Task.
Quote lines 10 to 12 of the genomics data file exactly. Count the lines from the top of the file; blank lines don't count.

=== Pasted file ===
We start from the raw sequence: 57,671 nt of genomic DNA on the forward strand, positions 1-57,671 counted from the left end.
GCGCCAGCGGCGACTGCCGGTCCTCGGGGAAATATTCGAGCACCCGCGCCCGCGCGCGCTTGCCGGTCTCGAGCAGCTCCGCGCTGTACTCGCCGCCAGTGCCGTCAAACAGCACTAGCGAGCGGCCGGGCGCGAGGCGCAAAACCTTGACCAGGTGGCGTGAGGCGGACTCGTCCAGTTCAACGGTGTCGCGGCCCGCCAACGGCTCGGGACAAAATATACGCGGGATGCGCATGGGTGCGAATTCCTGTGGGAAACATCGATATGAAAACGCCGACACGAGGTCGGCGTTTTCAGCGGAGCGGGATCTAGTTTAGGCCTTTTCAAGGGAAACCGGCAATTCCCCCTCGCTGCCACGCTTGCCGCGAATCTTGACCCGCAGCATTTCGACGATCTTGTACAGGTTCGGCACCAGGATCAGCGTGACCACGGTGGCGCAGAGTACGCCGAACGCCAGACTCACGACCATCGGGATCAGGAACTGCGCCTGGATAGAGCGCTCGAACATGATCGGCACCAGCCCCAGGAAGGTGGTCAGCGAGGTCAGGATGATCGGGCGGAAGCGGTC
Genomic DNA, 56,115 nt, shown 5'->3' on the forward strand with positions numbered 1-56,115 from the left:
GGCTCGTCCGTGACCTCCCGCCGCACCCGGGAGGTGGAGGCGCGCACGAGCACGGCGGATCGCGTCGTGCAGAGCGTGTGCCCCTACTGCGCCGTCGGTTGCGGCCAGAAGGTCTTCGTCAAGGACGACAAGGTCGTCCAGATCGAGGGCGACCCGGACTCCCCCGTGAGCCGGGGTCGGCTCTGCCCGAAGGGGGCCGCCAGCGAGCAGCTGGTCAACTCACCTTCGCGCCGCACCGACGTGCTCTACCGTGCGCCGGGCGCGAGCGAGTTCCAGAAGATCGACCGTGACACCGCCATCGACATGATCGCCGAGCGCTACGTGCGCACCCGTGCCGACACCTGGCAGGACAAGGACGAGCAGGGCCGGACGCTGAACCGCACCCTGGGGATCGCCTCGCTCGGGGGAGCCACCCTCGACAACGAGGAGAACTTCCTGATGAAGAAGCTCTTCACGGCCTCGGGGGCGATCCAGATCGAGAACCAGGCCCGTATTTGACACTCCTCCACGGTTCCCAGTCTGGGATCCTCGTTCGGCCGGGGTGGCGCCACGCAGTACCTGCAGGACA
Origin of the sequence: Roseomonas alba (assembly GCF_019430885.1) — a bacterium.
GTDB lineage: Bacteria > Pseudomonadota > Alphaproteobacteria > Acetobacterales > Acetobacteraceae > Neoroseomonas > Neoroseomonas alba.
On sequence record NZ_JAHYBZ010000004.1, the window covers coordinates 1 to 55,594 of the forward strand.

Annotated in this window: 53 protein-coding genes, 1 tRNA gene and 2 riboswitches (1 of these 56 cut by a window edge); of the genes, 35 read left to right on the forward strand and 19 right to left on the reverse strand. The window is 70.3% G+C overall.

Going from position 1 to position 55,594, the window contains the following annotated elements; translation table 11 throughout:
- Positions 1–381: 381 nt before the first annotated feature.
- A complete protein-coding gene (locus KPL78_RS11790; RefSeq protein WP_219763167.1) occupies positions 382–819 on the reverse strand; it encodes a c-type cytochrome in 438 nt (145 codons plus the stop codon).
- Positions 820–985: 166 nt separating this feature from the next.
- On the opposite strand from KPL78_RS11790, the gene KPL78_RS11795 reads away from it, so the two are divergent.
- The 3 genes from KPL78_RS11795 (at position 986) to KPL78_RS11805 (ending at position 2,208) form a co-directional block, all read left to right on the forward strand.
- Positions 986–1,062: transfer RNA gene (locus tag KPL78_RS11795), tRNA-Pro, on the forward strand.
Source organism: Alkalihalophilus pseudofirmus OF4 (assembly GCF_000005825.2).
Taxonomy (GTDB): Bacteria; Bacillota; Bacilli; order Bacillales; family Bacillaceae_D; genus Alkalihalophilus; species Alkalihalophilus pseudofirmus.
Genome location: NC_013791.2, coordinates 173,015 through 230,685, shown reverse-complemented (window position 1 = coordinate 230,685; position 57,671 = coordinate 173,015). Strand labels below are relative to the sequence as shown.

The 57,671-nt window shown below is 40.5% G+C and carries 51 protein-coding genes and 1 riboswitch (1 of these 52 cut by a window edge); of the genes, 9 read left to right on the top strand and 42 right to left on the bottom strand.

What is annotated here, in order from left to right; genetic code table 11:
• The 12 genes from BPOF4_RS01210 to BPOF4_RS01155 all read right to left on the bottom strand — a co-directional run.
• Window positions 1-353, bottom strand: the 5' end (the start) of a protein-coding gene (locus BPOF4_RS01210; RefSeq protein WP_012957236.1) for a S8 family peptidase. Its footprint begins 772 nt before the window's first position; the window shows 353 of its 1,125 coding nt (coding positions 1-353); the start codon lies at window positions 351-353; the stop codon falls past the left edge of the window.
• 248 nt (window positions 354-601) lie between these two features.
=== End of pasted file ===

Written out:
- Positions 1–381: 381 nt before the first annotated feature.
- A complete protein-coding gene (locus KPL78_RS11790; RefSeq protein WP_219763167.1) occupies positions 382–819 on the reverse strand; it encodes a c-type cytochrome in 438 nt (145 codons plus the stop codon).
- Positions 820–985: 166 nt separating this feature from the next.